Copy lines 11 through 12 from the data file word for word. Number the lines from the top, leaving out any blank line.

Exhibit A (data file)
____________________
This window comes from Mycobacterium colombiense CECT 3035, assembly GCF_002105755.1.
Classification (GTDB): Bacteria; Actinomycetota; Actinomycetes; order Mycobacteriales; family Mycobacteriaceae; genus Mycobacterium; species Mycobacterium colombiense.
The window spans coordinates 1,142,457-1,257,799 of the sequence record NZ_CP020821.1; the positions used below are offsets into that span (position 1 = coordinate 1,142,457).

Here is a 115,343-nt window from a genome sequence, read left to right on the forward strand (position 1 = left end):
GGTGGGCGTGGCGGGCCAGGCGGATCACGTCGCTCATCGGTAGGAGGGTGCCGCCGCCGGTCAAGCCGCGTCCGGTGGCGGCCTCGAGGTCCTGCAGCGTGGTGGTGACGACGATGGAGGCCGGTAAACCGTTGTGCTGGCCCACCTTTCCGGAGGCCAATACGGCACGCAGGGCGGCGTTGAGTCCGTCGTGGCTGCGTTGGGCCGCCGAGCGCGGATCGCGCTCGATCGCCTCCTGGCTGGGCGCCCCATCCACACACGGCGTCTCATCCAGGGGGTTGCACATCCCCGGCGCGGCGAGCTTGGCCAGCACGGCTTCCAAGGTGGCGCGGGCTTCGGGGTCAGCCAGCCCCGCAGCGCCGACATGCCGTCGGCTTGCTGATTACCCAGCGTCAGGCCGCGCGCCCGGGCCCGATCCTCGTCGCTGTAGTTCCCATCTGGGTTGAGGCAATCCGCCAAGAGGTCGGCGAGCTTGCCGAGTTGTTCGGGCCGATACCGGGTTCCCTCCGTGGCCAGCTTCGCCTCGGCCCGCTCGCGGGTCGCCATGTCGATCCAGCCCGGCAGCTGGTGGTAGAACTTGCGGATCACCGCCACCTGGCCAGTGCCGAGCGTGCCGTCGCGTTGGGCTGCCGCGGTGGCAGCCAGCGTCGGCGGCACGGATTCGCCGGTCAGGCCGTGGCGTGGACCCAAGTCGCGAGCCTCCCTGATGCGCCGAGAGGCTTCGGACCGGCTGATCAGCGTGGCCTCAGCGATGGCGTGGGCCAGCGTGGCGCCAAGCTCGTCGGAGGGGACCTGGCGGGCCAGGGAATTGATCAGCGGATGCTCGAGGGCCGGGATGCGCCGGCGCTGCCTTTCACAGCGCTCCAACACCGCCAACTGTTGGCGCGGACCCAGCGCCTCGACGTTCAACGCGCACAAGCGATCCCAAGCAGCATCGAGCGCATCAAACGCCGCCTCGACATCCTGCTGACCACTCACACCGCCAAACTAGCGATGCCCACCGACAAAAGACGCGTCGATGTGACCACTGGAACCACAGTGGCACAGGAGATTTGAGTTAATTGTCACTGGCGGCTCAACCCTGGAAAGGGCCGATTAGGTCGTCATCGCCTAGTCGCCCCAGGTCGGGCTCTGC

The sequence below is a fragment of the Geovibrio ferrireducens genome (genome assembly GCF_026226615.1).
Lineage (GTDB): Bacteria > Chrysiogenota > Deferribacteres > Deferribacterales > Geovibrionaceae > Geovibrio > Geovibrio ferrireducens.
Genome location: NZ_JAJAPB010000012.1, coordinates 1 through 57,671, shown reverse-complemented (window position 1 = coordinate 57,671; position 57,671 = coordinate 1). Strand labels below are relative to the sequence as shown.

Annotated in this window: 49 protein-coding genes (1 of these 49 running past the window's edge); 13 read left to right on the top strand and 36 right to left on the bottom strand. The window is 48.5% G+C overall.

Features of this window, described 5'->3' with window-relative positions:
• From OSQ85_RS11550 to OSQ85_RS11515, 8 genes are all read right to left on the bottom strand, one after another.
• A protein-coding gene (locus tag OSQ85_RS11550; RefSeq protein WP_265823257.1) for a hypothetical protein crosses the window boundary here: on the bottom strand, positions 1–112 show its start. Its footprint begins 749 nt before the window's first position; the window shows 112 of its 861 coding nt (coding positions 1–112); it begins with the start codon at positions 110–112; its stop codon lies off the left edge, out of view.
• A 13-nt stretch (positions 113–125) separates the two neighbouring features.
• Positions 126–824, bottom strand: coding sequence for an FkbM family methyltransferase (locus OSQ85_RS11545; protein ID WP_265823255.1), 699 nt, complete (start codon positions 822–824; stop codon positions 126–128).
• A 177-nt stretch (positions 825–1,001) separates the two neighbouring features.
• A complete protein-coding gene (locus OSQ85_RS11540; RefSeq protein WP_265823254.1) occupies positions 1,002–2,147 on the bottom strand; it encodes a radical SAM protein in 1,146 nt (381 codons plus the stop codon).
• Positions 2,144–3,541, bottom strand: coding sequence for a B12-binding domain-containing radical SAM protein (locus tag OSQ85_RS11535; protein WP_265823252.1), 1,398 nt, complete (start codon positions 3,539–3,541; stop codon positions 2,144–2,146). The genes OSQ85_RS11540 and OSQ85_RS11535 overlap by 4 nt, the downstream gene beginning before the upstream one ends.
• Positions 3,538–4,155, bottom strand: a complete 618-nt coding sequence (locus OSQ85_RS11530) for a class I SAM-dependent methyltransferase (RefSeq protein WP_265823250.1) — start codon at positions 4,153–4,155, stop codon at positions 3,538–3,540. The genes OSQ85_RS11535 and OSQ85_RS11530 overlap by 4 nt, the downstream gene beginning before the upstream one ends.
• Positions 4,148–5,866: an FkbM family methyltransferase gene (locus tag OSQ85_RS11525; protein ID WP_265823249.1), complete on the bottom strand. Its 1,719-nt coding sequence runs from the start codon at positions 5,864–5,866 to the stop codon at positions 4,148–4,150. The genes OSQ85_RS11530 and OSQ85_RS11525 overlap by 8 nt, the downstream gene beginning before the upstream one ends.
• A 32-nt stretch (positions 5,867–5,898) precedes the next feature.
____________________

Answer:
• From OSQ85_RS11550 to OSQ85_RS11515, 8 genes are all read right to left on the bottom strand, one after another.
• A protein-coding gene (locus tag OSQ85_RS11550; RefSeq protein WP_265823257.1) for a hypothetical protein crosses the window boundary here: on the bottom strand, positions 1–112 show its start. Its footprint begins 749 nt before the window's first position; the window shows 112 of its 861 coding nt (coding positions 1–112); it begins with the start codon at positions 110–112; its stop codon lies off the left edge, out of view.